We humans don’t like to feel like we aren’t in control of what happens to us, even when we know, deep down inside, that we aren’t – especially when the stakes are high. So we tell stories to try to fool ourselves and others into thinking that we are in control or can at least predict what is going to happen to us. These stories form the basis of a surprisingly common phenomenon that neuropsychologists refer to as “cognitive bias”.
Cognitive bias exists where a person has become so convinced of one of their stories about being in control, that they base their decisions on it. The most familiar incarnation of cognitive bias for most of us involves engaging in risky behaviour based on the irrational but convincing assumption that “it will never happen to me”. Clearly, basing one’s decisions on a false perception of control is a recipe for disaster and yet it persists in all human activity.
In few places is cognitive bias more common (and taken for granted) than in the gambling industry. With the potential for huge wins or catastrophic losses on the line, it’s only natural that players would try to devise some sort of system with which to predict outcomes and therefore beat the odds. This perilous territory is ripe for a wide range of cognitive biases, based on which countless gamblers have lost fortunes (while just one or two have caught lucky breaks).
The first step to preventing yourself from falling into the same trap is finding out what these biases are and why they are false. Then you can take a look at how your decisions may or may not be determined by some form of cognitive biases. Here’s an overview of the most common types of cognitive bias that affect gamblers:
The Gambler’s Fallacy
This is the best-known cognitive bias employed in gambling and is often used as a blanket term for all types of cognitive bias in this area.
Players who allow themselves to be taken in by the gambler’s fallacy believe that, in a series of events (as in the rounds of a card came or spins of the roulette wheel), a particular outcome (like the roulette ball landing on red) becomes more likely if it has failed to happen continuously for an extended period of time. Alternatively, such players will assume that an outcome becomes less likely to happen again every time it does happen.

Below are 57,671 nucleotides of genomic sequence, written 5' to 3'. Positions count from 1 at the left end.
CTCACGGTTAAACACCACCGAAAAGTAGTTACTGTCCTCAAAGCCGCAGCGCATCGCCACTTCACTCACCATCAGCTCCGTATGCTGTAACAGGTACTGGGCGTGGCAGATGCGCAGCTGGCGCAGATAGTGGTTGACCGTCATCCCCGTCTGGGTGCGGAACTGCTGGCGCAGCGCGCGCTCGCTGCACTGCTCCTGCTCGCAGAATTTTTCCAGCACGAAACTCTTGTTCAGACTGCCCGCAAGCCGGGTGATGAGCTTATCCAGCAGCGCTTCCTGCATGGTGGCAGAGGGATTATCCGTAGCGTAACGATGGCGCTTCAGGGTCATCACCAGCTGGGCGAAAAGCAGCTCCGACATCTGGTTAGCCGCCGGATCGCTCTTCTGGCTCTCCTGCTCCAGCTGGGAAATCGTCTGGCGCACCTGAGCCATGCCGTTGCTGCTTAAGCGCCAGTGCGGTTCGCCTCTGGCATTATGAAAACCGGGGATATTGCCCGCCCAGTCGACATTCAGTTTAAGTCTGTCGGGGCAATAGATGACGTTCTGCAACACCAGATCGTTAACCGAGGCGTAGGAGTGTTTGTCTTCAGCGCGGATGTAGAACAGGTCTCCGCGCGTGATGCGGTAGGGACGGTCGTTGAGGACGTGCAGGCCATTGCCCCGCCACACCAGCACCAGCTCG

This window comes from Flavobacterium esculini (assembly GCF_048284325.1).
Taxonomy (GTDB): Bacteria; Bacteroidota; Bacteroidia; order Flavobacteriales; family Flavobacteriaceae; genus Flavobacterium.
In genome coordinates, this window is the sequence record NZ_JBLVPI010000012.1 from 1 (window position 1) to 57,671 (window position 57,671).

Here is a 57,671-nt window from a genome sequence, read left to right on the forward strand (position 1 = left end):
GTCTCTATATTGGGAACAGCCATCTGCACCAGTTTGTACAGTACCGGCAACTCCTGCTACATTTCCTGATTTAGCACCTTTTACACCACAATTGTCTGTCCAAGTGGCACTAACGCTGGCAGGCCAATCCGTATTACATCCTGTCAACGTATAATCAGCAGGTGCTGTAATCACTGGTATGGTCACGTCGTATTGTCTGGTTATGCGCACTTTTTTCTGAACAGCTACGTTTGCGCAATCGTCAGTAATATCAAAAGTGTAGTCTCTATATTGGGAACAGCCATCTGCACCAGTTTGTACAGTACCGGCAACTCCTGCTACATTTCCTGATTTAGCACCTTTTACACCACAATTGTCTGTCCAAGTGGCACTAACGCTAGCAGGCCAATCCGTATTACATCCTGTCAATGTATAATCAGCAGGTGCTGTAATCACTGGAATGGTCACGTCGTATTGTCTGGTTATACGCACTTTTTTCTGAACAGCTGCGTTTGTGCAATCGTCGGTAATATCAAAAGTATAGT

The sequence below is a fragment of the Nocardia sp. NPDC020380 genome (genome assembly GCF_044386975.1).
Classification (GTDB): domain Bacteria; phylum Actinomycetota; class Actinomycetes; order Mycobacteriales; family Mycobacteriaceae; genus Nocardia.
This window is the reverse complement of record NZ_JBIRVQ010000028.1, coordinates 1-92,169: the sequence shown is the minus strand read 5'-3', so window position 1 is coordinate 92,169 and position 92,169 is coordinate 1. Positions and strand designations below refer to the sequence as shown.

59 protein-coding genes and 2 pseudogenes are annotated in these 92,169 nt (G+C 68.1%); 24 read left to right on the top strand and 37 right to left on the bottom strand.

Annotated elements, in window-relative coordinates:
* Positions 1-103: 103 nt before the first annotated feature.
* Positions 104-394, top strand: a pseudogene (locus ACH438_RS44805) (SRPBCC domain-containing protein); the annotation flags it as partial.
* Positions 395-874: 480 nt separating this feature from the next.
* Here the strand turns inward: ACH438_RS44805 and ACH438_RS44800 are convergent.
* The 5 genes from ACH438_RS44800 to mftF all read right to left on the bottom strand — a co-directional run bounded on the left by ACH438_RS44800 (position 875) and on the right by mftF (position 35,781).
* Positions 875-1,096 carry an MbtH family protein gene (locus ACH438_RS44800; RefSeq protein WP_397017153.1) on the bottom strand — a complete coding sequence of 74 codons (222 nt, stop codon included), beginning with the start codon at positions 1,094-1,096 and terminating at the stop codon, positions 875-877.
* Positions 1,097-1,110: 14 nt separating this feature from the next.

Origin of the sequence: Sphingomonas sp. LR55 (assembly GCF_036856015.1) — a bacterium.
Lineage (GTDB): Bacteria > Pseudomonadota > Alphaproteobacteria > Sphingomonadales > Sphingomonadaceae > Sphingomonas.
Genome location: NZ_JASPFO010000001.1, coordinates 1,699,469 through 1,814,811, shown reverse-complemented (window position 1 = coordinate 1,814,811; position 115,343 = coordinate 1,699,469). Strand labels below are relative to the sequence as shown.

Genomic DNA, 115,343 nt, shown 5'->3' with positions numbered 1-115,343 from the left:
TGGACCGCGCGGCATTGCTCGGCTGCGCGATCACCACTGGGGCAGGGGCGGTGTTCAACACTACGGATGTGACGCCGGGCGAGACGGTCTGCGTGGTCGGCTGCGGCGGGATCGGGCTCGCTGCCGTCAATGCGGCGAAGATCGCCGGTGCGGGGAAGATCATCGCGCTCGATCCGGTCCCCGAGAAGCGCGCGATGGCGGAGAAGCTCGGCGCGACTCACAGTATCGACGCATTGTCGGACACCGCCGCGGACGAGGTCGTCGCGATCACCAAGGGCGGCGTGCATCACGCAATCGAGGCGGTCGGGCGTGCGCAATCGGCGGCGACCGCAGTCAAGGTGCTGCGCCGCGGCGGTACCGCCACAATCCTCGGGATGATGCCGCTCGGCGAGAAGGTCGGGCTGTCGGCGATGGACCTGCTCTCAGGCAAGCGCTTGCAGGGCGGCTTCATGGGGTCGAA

This is fallacious reasoning in games of pure chance because each round is independent of what happened in the one before. Theoretically, the roulette wheel could go on spinning forever and never land on red again. Casinos might give you the illusion of control by displaying the results of the previous 20 spins as if it matters, but the roulette wheel does not care about your statistics.
Of course, when you play a strategy game like blackjack, where there are a finite number of cards of each number in each suit in the deck, it is possible to make better informed decisions through a process of elimination. However, unless there is literally only one card left in the deck and you’ve seen all the other cards, you have no way of knowing for sure which card will be dealt next. Probability is not certainty.
This form of bias most commonly takes the form of gambler’s fallacy but can also present itself in other, often subtler ways.
Players under the influence of recency bias place undue value on the significance of the most recent events in a game or series of games. Recency bias is particularly popular with sports bettors, causing them to believe that each subsequent horserace, for example, influences the outcome of the next. Based on this, they believe that they can identify trends and thereby correctly predict the winner.
Confirmation bias is possibly an even bigger problem in everyday life than on the casino floor, but it is somewhat easier to identify in the latter. It is through confirmation bias that we doggedly cling to our irrational belief systems, even in the face of overwhelming evidence against them.
That’s because confirmation bias is a (generally) subconscious process by which we naturally seek out information that confirms our existing assumptions and ignore anything that contradicts them.
Watch out for “experts” who claim to be able to give you a scoop on the winning horse. Much like horoscope columns, these hucksters like to prey on your confirmation bias by presenting you with a whole lot of irrelevant or vague trends from which you will draw your own, predictable conclusion.
This is the most tempting cognitive bias to succumb to because it appeals to our vanity. It convinces us that, because we guessed correctly once or twice before, we have somehow developed an almost supernatural ability to continue to guess correctly. Many a fortune has been lost over this kind of delusion.